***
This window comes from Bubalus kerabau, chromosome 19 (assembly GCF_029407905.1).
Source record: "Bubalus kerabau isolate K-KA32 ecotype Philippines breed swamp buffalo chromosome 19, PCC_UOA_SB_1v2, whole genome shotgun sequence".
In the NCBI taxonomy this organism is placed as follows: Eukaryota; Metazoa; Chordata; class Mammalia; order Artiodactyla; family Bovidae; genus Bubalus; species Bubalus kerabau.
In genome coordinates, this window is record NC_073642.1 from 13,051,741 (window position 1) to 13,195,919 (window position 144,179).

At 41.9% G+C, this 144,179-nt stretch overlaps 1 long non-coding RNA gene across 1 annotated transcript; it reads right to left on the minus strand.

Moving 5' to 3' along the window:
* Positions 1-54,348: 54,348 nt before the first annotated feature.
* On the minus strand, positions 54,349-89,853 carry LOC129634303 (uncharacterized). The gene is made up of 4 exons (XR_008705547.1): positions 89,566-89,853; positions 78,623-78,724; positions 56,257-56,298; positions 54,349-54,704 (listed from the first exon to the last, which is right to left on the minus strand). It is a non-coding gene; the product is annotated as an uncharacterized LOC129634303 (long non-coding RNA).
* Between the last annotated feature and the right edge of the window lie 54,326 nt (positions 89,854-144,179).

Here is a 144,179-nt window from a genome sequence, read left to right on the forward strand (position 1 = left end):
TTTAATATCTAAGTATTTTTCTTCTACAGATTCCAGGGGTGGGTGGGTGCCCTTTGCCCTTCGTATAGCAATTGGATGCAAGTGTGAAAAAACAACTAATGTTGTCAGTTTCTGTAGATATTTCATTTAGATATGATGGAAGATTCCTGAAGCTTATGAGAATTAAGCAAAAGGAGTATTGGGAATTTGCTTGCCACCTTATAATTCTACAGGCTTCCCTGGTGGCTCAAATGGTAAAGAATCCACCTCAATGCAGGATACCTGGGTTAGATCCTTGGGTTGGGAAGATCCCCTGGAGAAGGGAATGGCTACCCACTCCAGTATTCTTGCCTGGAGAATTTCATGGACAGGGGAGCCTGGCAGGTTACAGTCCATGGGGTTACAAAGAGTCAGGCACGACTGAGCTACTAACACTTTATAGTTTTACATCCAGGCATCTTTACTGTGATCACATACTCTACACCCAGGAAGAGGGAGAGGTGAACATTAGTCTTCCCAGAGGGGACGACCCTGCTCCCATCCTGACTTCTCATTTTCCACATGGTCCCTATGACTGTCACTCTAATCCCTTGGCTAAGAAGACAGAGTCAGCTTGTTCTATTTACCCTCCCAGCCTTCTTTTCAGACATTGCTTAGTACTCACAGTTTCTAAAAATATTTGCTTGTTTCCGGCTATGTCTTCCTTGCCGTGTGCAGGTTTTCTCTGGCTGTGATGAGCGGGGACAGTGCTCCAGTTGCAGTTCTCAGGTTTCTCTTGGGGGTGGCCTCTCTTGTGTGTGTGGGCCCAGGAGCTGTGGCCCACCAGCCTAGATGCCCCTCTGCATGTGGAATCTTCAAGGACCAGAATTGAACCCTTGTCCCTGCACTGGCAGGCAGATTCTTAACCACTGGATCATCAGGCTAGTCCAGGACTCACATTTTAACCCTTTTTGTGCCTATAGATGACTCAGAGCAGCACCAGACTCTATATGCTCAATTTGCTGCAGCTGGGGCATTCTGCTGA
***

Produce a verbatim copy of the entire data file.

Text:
This window comes from Bubalus kerabau, chromosome 19 (assembly GCF_029407905.1).
Source record: "Bubalus kerabau isolate K-KA32 ecotype Philippines breed swamp buffalo chromosome 19, PCC_UOA_SB_1v2, whole genome shotgun sequence".
In the NCBI taxonomy this organism is placed as follows: Eukaryota; Metazoa; Chordata; class Mammalia; order Artiodactyla; family Bovidae; genus Bubalus; species Bubalus kerabau.
In genome coordinates, this window is record NC_073642.1 from 13,051,741 (window position 1) to 13,195,919 (window position 144,179).

At 41.9% G+C, this 144,179-nt stretch overlaps 1 long non-coding RNA gene across 1 annotated transcript; it reads right to left on the minus strand.

Moving 5' to 3' along the window:
* Positions 1-54,348: 54,348 nt before the first annotated feature.
* On the minus strand, positions 54,349-89,853 carry LOC129634303 (uncharacterized). The gene is made up of 4 exons (XR_008705547.1): positions 89,566-89,853; positions 78,623-78,724; positions 56,257-56,298; positions 54,349-54,704 (listed from the first exon to the last, which is right to left on the minus strand). It is a non-coding gene; the product is annotated as an uncharacterized LOC129634303 (long non-coding RNA).
* Between the last annotated feature and the right edge of the window lie 54,326 nt (positions 89,854-144,179).

Here is a 144,179-nt window from a genome sequence, read left to right on the forward strand (position 1 = left end):
TTTAATATCTAAGTATTTTTCTTCTACAGATTCCAGGGGTGGGTGGGTGCCCTTTGCCCTTCGTATAGCAATTGGATGCAAGTGTGAAAAAACAACTAATGTTGTCAGTTTCTGTAGATATTTCATTTAGATATGATGGAAGATTCCTGAAGCTTATGAGAATTAAGCAAAAGGAGTATTGGGAATTTGCTTGCCACCTTATAATTCTACAGGCTTCCCTGGTGGCTCAAATGGTAAAGAATCCACCTCAATGCAGGATACCTGGGTTAGATCCTTGGGTTGGGAAGATCCCCTGGAGAAGGGAATGGCTACCCACTCCAGTATTCTTGCCTGGAGAATTTCATGGACAGGGGAGCCTGGCAGGTTACAGTCCATGGGGTTACAAAGAGTCAGGCACGACTGAGCTACTAACACTTTATAGTTTTACATCCAGGCATCTTTACTGTGATCACATACTCTACACCCAGGAAGAGGGAGAGGTGAACATTAGTCTTCCCAGAGGGGACGACCCTGCTCCCATCCTGACTTCTCATTTTCCACATGGTCCCTATGACTGTCACTCTAATCCCTTGGCTAAGAAGACAGAGTCAGCTTGTTCTATTTACCCTCCCAGCCTTCTTTTCAGACATTGCTTAGTACTCACAGTTTCTAAAAATATTTGCTTGTTTCCGGCTATGTCTTCCTTGCCGTGTGCAGGTTTTCTCTGGCTGTGATGAGCGGGGACAGTGCTCCAGTTGCAGTTCTCAGGTTTCTCTTGGGGGTGGCCTCTCTTGTGTGTGTGGGCCCAGGAGCTGTGGCCCACCAGCCTAGATGCCCCTCTGCATGTGGAATCTTCAAGGACCAGAATTGAACCCTTGTCCCTGCACTGGCAGGCAGATTCTTAACCACTGGATCATCAGGCTAGTCCAGGACTCACATTTTAACCCTTTTTGTGCCTATAGATGACTCAGAGCAGCACCAGACTCTATATGCTCAATTTGCTGCAGCTGGGGCATTCTGCTGA